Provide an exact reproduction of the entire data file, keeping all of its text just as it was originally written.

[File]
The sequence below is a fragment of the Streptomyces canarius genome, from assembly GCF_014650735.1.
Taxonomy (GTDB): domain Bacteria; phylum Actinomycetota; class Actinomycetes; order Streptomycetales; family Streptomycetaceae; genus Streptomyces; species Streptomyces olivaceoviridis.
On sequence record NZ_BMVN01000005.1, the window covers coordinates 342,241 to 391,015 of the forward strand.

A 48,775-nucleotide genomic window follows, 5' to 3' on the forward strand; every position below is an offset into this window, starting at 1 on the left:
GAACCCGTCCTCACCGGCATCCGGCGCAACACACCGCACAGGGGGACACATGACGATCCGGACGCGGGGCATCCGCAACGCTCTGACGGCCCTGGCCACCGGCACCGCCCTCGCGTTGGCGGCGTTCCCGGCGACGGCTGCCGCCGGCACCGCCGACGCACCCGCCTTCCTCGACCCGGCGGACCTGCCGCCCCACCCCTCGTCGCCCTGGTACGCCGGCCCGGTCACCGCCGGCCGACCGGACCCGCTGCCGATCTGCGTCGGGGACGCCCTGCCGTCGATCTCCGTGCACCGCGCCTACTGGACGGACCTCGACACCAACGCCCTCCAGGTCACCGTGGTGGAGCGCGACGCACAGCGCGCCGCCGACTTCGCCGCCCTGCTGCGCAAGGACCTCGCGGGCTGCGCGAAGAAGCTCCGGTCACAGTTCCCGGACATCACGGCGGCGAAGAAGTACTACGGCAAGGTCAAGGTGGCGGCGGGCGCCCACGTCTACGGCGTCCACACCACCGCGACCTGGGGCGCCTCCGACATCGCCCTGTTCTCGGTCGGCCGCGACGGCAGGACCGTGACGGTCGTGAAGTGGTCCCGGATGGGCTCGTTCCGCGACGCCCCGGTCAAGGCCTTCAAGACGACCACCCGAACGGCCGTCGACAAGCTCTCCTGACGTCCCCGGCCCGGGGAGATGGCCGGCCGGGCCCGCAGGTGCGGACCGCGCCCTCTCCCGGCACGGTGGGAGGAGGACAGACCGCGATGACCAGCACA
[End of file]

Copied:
The sequence below is a fragment of the Streptomyces canarius genome, from assembly GCF_014650735.1.
Taxonomy (GTDB): domain Bacteria; phylum Actinomycetota; class Actinomycetes; order Streptomycetales; family Streptomycetaceae; genus Streptomyces; species Streptomyces olivaceoviridis.
On sequence record NZ_BMVN01000005.1, the window covers coordinates 342,241 to 391,015 of the forward strand.

A 48,775-nucleotide genomic window follows, 5' to 3' on the forward strand; every position below is an offset into this window, starting at 1 on the left:
GAACCCGTCCTCACCGGCATCCGGCGCAACACACCGCACAGGGGGACACATGACGATCCGGACGCGGGGCATCCGCAACGCTCTGACGGCCCTGGCCACCGGCACCGCCCTCGCGTTGGCGGCGTTCCCGGCGACGGCTGCCGCCGGCACCGCCGACGCACCCGCCTTCCTCGACCCGGCGGACCTGCCGCCCCACCCCTCGTCGCCCTGGTACGCCGGCCCGGTCACCGCCGGCCGACCGGACCCGCTGCCGATCTGCGTCGGGGACGCCCTGCCGTCGATCTCCGTGCACCGCGCCTACTGGACGGACCTCGACACCAACGCCCTCCAGGTCACCGTGGTGGAGCGCGACGCACAGCGCGCCGCCGACTTCGCCGCCCTGCTGCGCAAGGACCTCGCGGGCTGCGCGAAGAAGCTCCGGTCACAGTTCCCGGACATCACGGCGGCGAAGAAGTACTACGGCAAGGTCAAGGTGGCGGCGGGCGCCCACGTCTACGGCGTCCACACCACCGCGACCTGGGGCGCCTCCGACATCGCCCTGTTCTCGGTCGGCCGCGACGGCAGGACCGTGACGGTCGTGAAGTGGTCCCGGATGGGCTCGTTCCGCGACGCCCCGGTCAAGGCCTTCAAGACGACCACCCGAACGGCCGTCGACAAGCTCTCCTGACGTCCCCGGCCCGGGGAGATGGCCGGCCGGGCCCGCAGGTGCGGACCGCGCCCTCTCCCGGCACGGTGGGAGGAGGACAGACCGCGATGACCAGCACA